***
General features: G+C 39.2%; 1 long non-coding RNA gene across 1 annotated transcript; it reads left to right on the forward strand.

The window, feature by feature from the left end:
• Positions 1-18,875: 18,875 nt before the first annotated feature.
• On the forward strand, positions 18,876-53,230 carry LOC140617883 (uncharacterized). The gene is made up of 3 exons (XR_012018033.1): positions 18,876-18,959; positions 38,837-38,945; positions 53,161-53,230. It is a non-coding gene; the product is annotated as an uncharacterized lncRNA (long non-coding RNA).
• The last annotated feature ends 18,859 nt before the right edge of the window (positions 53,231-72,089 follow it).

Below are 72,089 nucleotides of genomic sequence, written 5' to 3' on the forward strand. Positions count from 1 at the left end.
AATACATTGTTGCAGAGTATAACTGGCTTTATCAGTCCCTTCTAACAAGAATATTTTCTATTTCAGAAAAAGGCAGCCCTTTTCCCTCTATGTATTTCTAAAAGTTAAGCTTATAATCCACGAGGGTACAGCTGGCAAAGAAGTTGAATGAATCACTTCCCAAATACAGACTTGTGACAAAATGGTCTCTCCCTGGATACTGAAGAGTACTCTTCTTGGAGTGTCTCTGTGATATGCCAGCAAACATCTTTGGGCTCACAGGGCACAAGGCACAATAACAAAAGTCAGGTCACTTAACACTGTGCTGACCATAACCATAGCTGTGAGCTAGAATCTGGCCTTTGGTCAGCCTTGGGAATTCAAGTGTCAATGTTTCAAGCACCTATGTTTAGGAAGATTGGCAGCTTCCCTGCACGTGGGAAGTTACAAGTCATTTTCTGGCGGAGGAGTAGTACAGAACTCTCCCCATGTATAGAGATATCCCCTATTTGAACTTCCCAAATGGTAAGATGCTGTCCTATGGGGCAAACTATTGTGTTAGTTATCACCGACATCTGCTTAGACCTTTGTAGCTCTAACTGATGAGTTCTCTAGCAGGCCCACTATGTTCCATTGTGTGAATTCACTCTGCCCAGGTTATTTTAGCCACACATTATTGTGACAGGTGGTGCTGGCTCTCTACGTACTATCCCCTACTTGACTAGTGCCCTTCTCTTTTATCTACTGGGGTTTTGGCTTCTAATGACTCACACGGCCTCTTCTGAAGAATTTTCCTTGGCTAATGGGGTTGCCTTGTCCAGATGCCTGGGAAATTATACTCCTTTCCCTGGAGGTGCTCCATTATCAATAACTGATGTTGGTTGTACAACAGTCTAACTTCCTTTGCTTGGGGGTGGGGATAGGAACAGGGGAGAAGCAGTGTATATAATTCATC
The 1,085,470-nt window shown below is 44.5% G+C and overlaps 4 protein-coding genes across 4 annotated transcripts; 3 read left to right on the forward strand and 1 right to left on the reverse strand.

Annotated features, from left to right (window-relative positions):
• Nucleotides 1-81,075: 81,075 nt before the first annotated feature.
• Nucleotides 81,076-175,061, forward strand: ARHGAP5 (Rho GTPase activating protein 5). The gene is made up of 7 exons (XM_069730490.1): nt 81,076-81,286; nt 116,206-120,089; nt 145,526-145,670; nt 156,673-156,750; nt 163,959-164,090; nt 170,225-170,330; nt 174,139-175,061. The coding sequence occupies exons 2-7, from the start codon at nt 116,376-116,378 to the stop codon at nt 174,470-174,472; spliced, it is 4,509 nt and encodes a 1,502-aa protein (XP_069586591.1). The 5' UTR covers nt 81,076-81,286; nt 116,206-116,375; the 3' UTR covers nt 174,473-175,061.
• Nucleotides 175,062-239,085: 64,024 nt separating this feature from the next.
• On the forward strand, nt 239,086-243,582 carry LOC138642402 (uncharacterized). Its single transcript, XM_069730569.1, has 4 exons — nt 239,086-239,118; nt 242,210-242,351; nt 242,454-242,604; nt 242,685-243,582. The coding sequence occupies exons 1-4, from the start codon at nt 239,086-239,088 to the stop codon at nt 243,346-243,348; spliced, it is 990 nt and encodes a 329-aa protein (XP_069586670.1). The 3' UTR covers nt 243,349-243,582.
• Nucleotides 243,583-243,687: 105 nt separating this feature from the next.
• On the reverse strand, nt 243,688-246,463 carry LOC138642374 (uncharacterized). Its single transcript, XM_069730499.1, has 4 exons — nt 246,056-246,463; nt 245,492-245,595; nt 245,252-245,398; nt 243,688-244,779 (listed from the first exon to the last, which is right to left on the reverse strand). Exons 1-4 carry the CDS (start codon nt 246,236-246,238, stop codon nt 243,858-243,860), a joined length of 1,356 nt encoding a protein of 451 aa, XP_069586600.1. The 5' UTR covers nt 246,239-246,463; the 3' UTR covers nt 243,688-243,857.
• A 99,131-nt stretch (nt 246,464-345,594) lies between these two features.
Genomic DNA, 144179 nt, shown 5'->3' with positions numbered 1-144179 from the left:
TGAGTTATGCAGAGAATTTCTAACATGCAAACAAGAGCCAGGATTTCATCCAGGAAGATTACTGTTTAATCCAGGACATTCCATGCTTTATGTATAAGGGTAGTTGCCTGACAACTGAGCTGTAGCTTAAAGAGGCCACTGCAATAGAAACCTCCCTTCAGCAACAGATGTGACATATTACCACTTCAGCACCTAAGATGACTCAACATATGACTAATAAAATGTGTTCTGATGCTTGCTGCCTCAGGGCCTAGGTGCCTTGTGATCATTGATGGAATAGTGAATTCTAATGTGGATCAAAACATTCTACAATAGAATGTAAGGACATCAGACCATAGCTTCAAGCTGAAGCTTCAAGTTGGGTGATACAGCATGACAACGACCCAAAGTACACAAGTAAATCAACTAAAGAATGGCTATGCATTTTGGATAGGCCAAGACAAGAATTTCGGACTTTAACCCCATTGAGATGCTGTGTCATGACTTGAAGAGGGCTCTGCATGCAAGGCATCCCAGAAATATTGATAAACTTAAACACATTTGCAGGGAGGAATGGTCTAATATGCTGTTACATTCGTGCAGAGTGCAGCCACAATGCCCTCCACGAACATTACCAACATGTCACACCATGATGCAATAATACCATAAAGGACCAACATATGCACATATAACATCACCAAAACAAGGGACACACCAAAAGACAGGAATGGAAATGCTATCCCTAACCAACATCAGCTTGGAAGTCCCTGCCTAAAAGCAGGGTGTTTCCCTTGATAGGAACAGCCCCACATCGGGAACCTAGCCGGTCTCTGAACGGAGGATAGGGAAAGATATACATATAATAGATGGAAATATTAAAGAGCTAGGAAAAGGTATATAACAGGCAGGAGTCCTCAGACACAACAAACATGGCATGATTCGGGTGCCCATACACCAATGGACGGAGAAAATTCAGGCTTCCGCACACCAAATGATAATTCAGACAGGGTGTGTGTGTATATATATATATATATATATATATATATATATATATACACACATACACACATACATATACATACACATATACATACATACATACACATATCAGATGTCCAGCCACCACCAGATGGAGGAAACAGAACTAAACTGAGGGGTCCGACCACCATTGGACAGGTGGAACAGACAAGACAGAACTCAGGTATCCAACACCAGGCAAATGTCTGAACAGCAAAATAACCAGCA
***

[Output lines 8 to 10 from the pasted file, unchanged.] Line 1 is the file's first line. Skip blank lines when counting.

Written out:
The 1,085,470-nt window shown below is 44.5% G+C and overlaps 4 protein-coding genes across 4 annotated transcripts; 3 read left to right on the forward strand and 1 right to left on the reverse strand.

Annotated features, from left to right (window-relative positions):
• Nucleotides 1-81,075: 81,075 nt before the first annotated feature.